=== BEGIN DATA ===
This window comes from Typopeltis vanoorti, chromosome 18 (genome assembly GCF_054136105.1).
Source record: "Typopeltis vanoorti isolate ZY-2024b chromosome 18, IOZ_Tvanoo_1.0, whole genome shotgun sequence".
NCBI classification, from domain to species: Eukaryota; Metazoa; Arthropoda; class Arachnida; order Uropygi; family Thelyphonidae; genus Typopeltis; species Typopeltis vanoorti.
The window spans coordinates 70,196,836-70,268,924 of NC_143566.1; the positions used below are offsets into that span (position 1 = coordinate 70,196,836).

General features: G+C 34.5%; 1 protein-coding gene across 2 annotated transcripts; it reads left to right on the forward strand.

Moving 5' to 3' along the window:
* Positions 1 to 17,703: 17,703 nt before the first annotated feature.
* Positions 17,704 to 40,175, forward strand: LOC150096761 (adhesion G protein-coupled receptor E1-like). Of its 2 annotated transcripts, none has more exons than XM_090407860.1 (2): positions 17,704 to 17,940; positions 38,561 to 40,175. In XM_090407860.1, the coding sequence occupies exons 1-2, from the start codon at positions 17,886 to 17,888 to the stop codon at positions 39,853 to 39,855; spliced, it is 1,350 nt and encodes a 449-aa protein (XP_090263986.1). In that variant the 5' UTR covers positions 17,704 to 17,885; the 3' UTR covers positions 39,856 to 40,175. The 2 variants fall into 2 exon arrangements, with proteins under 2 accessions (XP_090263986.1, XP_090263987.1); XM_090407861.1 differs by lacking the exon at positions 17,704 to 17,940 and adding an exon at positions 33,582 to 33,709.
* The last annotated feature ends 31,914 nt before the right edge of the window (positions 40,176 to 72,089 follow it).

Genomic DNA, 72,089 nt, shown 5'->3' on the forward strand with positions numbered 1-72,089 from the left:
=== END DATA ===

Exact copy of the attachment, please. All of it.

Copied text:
This window comes from Typopeltis vanoorti, chromosome 18 (genome assembly GCF_054136105.1).
Source record: "Typopeltis vanoorti isolate ZY-2024b chromosome 18, IOZ_Tvanoo_1.0, whole genome shotgun sequence".
NCBI classification, from domain to species: Eukaryota; Metazoa; Arthropoda; class Arachnida; order Uropygi; family Thelyphonidae; genus Typopeltis; species Typopeltis vanoorti.
The window spans coordinates 70,196,836-70,268,924 of NC_143566.1; the positions used below are offsets into that span (position 1 = coordinate 70,196,836).

General features: G+C 34.5%; 1 protein-coding gene across 2 annotated transcripts; it reads left to right on the forward strand.

Moving 5' to 3' along the window:
* Positions 1 to 17,703: 17,703 nt before the first annotated feature.
* Positions 17,704 to 40,175, forward strand: LOC150096761 (adhesion G protein-coupled receptor E1-like). Of its 2 annotated transcripts, none has more exons than XM_090407860.1 (2): positions 17,704 to 17,940; positions 38,561 to 40,175. In XM_090407860.1, the coding sequence occupies exons 1-2, from the start codon at positions 17,886 to 17,888 to the stop codon at positions 39,853 to 39,855; spliced, it is 1,350 nt and encodes a 449-aa protein (XP_090263986.1). In that variant the 5' UTR covers positions 17,704 to 17,885; the 3' UTR covers positions 39,856 to 40,175. The 2 variants fall into 2 exon arrangements, with proteins under 2 accessions (XP_090263986.1, XP_090263987.1); XM_090407861.1 differs by lacking the exon at positions 17,704 to 17,940 and adding an exon at positions 33,582 to 33,709.
* The last annotated feature ends 31,914 nt before the right edge of the window (positions 40,176 to 72,089 follow it).

Genomic DNA, 72,089 nt, shown 5'->3' on the forward strand with positions numbered 1-72,089 from the left: